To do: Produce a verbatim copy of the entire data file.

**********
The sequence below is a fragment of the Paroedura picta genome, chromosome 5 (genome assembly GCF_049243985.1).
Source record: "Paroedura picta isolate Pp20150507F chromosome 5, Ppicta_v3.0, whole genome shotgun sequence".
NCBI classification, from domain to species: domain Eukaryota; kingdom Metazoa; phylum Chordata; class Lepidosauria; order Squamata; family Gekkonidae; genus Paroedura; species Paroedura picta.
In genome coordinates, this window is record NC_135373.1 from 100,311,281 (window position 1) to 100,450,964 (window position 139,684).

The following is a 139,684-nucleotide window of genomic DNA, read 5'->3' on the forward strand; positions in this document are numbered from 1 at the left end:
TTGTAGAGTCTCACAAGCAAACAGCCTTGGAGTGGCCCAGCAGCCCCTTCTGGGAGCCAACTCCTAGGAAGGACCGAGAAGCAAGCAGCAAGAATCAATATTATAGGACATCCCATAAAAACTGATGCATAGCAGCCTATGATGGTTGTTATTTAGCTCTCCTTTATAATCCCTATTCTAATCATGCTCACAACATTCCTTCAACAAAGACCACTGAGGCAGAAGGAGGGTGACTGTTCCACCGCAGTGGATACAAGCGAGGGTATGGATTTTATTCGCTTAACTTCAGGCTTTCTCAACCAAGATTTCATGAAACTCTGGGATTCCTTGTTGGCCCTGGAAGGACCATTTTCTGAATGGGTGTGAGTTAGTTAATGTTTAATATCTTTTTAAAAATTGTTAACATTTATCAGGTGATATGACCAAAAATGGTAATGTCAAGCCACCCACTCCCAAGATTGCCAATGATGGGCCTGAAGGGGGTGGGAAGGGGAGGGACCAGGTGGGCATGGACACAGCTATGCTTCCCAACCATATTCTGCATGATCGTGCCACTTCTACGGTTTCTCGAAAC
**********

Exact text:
The sequence below is a fragment of the Paroedura picta genome, chromosome 5 (genome assembly GCF_049243985.1).
Source record: "Paroedura picta isolate Pp20150507F chromosome 5, Ppicta_v3.0, whole genome shotgun sequence".
NCBI classification, from domain to species: domain Eukaryota; kingdom Metazoa; phylum Chordata; class Lepidosauria; order Squamata; family Gekkonidae; genus Paroedura; species Paroedura picta.
In genome coordinates, this window is record NC_135373.1 from 100,311,281 (window position 1) to 100,450,964 (window position 139,684).

The following is a 139,684-nucleotide window of genomic DNA, read 5'->3' on the forward strand; positions in this document are numbered from 1 at the left end:
TTGTAGAGTCTCACAAGCAAACAGCCTTGGAGTGGCCCAGCAGCCCCTTCTGGGAGCCAACTCCTAGGAAGGACCGAGAAGCAAGCAGCAAGAATCAATATTATAGGACATCCCATAAAAACTGATGCATAGCAGCCTATGATGGTTGTTATTTAGCTCTCCTTTATAATCCCTATTCTAATCATGCTCACAACATTCCTTCAACAAAGACCACTGAGGCAGAAGGAGGGTGACTGTTCCACCGCAGTGGATACAAGCGAGGGTATGGATTTTATTCGCTTAACTTCAGGCTTTCTCAACCAAGATTTCATGAAACTCTGGGATTCCTTGTTGGCCCTGGAAGGACCATTTTCTGAATGGGTGTGAGTTAGTTAATGTTTAATATCTTTTTAAAAATTGTTAACATTTATCAGGTGATATGACCAAAAATGGTAATGTCAAGCCACCCACTCCCAAGATTGCCAATGATGGGCCTGAAGGGGGTGGGAAGGGGAGGGACCAGGTGGGCATGGACACAGCTATGCTTCCCAACCATATTCTGCATGATCGTGCCACTTCTACGGTTTCTCGAAAC